The computer 20 preferably includes means to determine the link delay between the camera 12 and the display 26. Once the delay is determined, the pan, tilt and zoom speeds of the camera 12 are selected so as to avoid any possible problem of disorientation of the user due to overshoot of the camera as a consequence of camera movement during the link delay. A similar system is provided for zoomed in images as mentioned above.

FIG. 2 a and 2 b illustrates the camera control method according to the second aspect of the invention and a camera control apparatus according to the third aspect of the invention.

FIG. 2 a represents the image shown within window 26 by the camera 12. For the sake of the illusion the image has been split into 4 quadrants A, B, C and D. If the user is interested in a part of the image moving towards the upper part and the right hand side of the image as viewed in FIG. 2 a, the user can select a re-centering of the image by moving the pointer 28 on the screen to the position that the user determines will be the best for the centre of the image on the screen and indicating acceptance of the re-centering, probably by pressing a button on the mouse 22. Once a re-centering command has been issued by pressing the mouse button 22, the computer 20 determines the co-ordinates of the new centre and transmits an instruction via the telephone transmitter 18 and telephone receiver 16 to the camera 12. The camera 12 is then moved by means of a motorised robotic control system until it attains the new position demanded by the co-ordinates. The image that is then displayed in the window 26 can be seen in FIG. 2 b where the centre of the image has moved towards the top and right of the image of FIG. 2 a.

FIGS. 3 a and 3 b illustrate the camera control method in accordance with the second aspect of the invention and including the zoom feature and the camera control apparatus in accordance with the fourth aspect of the invention FIG. 3 a is substantially identical to FIG. 2 a. This time, the user, instead of selecting a re-centering of the picture by moving the pointer 28 on the screen to a new centre point and indicating acceptance by pressing a button on the mouse 22, has instead selected an area of the screen of particular interest. That area has been selected by dragging a rectangular area on the window 26 by using the mouse 22. The area selected is indicated by means of a rectangle having broken lines 30. Once the area 30 is selected, the computer 20 determines the centre of that area 30 and re-centres the image by sending the camera 12 appropriate instructions to pan and tilt to the freshly selected centre. In addition, the computer determines the level of zoom required to display just the selected area 30 within the window 26. It can be seen from FIG. 3 b that the quadrant title “B” is substantially enlarged.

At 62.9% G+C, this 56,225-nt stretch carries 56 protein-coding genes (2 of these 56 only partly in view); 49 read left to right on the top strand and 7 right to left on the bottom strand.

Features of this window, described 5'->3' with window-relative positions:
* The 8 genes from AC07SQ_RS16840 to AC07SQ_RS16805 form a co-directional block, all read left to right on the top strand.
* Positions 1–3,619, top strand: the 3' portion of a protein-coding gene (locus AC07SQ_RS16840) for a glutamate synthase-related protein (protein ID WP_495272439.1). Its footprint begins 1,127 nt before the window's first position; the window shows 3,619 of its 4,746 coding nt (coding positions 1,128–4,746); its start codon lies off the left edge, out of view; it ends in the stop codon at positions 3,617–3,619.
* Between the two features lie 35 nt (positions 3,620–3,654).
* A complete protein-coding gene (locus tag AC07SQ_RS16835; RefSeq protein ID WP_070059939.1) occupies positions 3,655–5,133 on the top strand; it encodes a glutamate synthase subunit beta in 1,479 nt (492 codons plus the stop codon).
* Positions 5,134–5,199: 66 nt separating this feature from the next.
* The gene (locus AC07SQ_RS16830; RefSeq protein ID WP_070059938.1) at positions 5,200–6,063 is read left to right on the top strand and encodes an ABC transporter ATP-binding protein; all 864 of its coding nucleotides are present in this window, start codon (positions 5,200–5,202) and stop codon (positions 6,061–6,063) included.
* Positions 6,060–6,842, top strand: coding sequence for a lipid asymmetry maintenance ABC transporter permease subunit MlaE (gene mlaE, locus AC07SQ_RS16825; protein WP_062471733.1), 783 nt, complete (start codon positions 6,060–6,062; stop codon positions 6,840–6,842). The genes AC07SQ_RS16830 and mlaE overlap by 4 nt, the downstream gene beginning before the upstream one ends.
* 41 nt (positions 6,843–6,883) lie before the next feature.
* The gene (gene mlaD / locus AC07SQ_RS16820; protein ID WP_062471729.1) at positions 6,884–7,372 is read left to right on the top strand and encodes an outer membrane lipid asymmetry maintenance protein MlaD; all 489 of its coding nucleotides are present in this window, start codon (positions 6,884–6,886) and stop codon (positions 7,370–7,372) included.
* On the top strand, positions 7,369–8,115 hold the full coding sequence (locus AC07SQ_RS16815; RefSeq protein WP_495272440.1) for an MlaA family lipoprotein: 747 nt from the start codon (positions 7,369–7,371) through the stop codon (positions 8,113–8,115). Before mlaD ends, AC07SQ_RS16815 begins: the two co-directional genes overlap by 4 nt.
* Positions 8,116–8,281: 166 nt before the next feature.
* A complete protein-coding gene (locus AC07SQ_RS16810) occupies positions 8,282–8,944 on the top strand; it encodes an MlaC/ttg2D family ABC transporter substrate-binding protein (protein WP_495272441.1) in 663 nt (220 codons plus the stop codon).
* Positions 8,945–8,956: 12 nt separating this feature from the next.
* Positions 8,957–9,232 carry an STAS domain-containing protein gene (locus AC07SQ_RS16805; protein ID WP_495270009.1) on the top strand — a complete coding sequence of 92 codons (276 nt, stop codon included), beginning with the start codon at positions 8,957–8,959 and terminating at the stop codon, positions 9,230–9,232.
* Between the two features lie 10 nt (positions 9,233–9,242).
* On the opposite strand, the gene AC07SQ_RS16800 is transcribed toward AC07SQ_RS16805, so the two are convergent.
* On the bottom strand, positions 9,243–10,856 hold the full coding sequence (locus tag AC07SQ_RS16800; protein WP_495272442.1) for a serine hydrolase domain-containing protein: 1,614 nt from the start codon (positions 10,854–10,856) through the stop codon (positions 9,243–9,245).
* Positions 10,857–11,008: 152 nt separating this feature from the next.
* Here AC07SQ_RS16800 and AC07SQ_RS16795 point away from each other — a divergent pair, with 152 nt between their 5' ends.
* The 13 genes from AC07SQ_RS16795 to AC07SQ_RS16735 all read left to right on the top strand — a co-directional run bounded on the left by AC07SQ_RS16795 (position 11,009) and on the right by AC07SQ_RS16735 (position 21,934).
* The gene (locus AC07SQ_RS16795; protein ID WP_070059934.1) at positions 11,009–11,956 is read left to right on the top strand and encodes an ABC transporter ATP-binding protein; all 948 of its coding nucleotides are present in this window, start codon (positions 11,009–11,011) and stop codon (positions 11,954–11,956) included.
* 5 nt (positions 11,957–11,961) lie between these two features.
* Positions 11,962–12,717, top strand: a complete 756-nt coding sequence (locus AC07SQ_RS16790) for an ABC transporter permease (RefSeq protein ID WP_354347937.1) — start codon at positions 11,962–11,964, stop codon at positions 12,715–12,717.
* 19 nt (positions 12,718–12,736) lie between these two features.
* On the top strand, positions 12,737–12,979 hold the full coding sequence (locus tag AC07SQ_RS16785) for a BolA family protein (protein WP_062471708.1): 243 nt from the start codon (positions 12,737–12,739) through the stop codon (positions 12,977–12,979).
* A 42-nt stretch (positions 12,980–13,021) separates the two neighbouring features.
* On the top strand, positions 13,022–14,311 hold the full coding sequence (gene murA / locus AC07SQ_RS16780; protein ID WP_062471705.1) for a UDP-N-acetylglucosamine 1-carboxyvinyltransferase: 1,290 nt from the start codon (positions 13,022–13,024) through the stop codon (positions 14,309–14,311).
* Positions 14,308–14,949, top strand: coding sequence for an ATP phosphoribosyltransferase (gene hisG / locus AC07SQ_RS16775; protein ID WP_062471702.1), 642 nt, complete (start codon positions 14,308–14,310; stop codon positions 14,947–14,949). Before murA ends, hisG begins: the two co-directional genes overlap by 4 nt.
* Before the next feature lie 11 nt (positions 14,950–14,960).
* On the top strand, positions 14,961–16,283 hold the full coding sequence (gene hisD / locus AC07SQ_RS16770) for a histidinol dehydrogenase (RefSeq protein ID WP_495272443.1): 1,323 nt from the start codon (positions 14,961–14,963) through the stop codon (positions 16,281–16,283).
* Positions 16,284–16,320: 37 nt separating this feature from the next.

The computer 20 includes means for calculating the optimum zoom level given the relative aspect of ratios of the selected area and the window in which the image is to displayed. Where the user selects an area which requires the camera to zoom beyond the extent of its maximum zoom, a warning may be provided to the user and the camera will zoom in re-centred to the appropriate point to its maximum extent. The user is not limited to selecting a strict rectangular view. If the user selects an oddly shaped area or an area whose aspect ratio is s that once zoomed in extra matter would be presented in the image if an image according to the aspect ratio of window 26 was to be displayed, image processing software may be provided to edit out that extra matter so that the user is simply presented with the area that he or she selected.

FIG. 4 a is a schematic representation of an image viewed by a CCTV camera at a remote location, the image being transmitted to a control site for viewing by an operator and/or recording. The camera (not shown) can be panned, tilted and zoomed.

As shown in FIG. 4 a, the image viewed by the camera is displayed with co-ordinate parameters appropriate to the pan and tilt condition of the camera. In FIG. 4 a those parameters have been represented numerically as −3 to +3 in the pan direction and −2 to +3 in the tilt direction. Those numerals are schematic only. In the preferred embodiment those numerals would probably be replaced by a polar value in degrees.

For the purposes of the example, the image viewed is of a street showing a boundary B between two shop fronts. It will be appreciated that the present invention can be applied in any moving camera installation.

FIG. 4 b is an illustration of part of the image shown in FIG. 4 a after the camera has been panned and tilted.

In conventional systems employing conditional refresh, movement of the camera would cause substantially the entire image to be delta coded and transmitted. That coding of data and the amount of data involved would cause the frame refresh rate to be diminished. Alternatively, the image size and quality would be compromised.